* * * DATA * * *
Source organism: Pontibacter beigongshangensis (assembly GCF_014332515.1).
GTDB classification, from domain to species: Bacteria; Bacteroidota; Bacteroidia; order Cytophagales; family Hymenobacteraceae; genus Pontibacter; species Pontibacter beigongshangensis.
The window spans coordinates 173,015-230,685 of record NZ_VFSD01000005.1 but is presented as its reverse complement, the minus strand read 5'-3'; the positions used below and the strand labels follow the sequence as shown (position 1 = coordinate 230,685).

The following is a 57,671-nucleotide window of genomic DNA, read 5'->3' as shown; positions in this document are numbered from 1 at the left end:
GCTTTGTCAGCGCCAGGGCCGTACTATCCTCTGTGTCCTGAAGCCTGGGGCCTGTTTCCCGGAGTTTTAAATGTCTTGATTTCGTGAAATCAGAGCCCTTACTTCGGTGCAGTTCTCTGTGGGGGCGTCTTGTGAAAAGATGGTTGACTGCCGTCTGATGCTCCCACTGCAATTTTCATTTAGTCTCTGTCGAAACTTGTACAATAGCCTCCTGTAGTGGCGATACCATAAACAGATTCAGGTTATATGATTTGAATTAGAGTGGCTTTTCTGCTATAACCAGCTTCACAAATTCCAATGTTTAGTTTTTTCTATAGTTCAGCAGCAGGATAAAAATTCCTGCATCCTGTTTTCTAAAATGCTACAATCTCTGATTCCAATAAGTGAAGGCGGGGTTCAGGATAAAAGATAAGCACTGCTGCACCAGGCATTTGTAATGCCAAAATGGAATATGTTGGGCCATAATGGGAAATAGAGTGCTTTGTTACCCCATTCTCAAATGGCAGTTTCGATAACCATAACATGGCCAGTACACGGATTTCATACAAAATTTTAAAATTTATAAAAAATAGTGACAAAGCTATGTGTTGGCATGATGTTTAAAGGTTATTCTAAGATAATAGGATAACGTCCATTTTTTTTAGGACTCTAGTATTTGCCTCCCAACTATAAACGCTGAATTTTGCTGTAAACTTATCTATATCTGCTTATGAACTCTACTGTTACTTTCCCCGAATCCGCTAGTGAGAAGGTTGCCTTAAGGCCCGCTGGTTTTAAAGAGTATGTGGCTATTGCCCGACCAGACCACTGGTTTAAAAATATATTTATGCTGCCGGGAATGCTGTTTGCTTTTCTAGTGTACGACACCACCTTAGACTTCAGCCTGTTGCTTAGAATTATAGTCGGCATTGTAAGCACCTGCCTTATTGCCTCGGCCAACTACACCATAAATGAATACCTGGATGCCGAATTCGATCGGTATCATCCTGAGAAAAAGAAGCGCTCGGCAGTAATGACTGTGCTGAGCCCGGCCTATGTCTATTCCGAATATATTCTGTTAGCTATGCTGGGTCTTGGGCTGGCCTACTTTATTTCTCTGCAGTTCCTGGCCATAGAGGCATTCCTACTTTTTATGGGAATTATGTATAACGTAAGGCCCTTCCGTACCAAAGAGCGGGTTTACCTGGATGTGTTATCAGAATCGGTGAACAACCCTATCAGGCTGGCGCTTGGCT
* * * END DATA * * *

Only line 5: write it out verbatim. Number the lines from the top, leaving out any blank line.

GCTTTGTCAGCGCCAGGGCCGTACTATCCTCTGTGTCCTGAAGCCTGGGGCCTGTTTCCCGGAGTTTTAAATGTCTTGATTTCGTGAAATCAGAGCCCTTACTTCGGTGCAGTTCTCTGTGGGGGCGTCTTGTGAAAAGATGGTTGACTGCCGTCTGATGCTCCCACTGCAATTTTCATTTAGTCTCTGTCGAAACTTGTACAATAGCCTCCTGTAGTGGCGATACCATAAACAGATTCAGGTTATATGATTTGAATTAGAGTGGCTTTTCTGCTATAACCAGCTTCACAAATTCCAATGTTTAGTTTTTTCTATAGTTCAGCAGCAGGATAAAAATTCCTGCATCCTGTTTTCTAAAATGCTACAATCTCTGATTCCAATAAGTGAAGGCGGGGTTCAGGATAAAAGATAAGCACTGCTGCACCAGGCATTTGTAATGCCAAAATGGAATATGTTGGGCCATAATGGGAAATAGAGTGCTTTGTTACCCCATTCTCAAATGGCAGTTTCGATAACCATAACATGGCCAGTACACGGATTTCATACAAAATTTTAAAATTTATAAAAAATAGTGACAAAGCTATGTGTTGGCATGATGTTTAAAGGTTATTCTAAGATAATAGGATAACGTCCATTTTTTTTAGGACTCTAGTATTTGCCTCCCAACTATAAACGCTGAATTTTGCTGTAAACTTATCTATATCTGCTTATGAACTCTACTGTTACTTTCCCCGAATCCGCTAGTGAGAAGGTTGCCTTAAGGCCCGCTGGTTTTAAAGAGTATGTGGCTATTGCCCGACCAGACCACTGGTTTAAAAATATATTTATGCTGCCGGGAATGCTGTTTGCTTTTCTAGTGTACGACACCACCTTAGACTTCAGCCTGTTGCTTAGAATTATAGTCGGCATTGTAAGCACCTGCCTTATTGCCTCGGCCAACTACACCATAAATGAATACCTGGATGCCGAATTCGATCGGTATCATCCTGAGAAAAAGAAGCGCTCGGCAGTAATGACTGTGCTGAGCCCGGCCTATGTCTATTCCGAATATATTCTGTTAGCTATGCTGGGTCTTGGGCTGGCCTACTTTATTTCTCTGCAGTTCCTGGCCATAGAGGCATTCCTACTTTTTATGGGAATTATGTATAACGTAAGGCCCTTCCGTACCAAAGAGCGGGTTTACCTGGATGTGTTATCAGAATCGGTGAACAACCCTATCAGGCTGGCGCTTGGCT